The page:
by Julie H.
Is Randomness a literary genre? Because I may be a specialist in miscellany. Here are some of the deliverables I have produced:
- Newsletters for five-star hotels, coffee chains and supermarkets
- A travel guide for a war zone
- Greeting cards, eulogies and obituaries
- News releases announcing things I suspected would never come to pass
- Speeches for blowhards
- Sales pitches for widgets (the pre-computing kind)
In addition, I have “just looked at” college application essays. I’ve even tried my hand at poetry (it was not very good).
Over the years, I have written with enthusiasm about things that were important to someone else but meaningless to me.
At this point, I should probably retire, write fiction, or short stories or a memoir. But who can resist the opportunity when it comes knocking to change the world for the better?
Related to someone with mental illness, I handle communications for the family support group at the Douglas Mental Health Institute. My primary message is that there is a distinction between having a mental illness and being mentally ill. After all, no one is diabetes. Recovery from mental illness is possible and commonplace.
The Canadian government has wisely acknowledged that the mental health system is failing young people in particular. In fact, an estimated 75% of youth aged 16-25 who need help never receive treatment. These are the kids you see on the street and in the newspapers. To remedy this, the CIHR, Canada’s federal funding agency for health research, has awarded a large grant to a group affiliated with the Douglas. The mandate is nothing less than the complete transformation within five years of care for youth with mental illness.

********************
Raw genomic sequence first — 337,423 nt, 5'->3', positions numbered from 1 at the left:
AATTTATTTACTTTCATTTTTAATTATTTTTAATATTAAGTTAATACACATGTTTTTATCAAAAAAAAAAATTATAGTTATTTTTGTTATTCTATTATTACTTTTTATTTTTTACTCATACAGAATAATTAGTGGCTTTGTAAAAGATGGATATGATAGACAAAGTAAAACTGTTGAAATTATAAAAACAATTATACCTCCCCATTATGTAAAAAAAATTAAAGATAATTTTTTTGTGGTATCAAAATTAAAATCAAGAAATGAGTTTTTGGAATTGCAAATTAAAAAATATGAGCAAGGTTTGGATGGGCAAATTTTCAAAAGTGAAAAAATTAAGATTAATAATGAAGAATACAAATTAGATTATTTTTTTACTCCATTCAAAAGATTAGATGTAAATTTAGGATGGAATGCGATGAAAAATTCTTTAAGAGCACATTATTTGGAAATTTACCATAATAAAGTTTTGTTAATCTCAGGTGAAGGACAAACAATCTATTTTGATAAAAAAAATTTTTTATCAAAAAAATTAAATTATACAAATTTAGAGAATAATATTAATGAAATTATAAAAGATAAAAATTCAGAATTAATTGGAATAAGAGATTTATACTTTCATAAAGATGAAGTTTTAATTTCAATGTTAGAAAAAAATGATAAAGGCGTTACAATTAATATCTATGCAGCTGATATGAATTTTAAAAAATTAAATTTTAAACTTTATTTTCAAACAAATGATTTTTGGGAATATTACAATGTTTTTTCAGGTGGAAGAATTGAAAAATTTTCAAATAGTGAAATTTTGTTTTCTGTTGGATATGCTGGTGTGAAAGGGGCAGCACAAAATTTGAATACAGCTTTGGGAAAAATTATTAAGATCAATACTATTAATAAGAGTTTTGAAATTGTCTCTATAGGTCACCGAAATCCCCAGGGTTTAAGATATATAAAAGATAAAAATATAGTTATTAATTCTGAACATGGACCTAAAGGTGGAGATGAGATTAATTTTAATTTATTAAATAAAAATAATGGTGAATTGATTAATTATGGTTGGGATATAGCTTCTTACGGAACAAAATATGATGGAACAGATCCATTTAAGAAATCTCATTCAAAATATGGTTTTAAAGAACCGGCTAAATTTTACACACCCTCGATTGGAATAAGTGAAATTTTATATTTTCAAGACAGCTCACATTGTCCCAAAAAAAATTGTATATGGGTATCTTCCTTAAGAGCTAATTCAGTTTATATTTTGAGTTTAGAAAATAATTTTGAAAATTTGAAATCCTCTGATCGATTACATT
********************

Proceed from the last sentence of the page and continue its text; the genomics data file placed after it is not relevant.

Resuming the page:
This new system promises to place youth with mental illness and their families — not just policy makers, researchers and health care professionals — “in the driver’s seat of change”. For the first time, what I call the power of love — not just therapy and medication — will be tapped as a tool of recovery.
Here’s my plan: for digital content, I’ll need to provide families with the information, support and practical advice to come out of isolation and get strong. Stigma immeasurably compounds the suffering of all involved.
For community management: I need to learn how to best connect family support groups from 12 test sites across Canada, from New Brunswick to the Northwest Territories. I’ll need a system for private, organizational communications as well as one for public dialogue and information. I’ll also need to gather research data.
I’m thinking of starting with an e-newsletter. At least this time it won’t be random.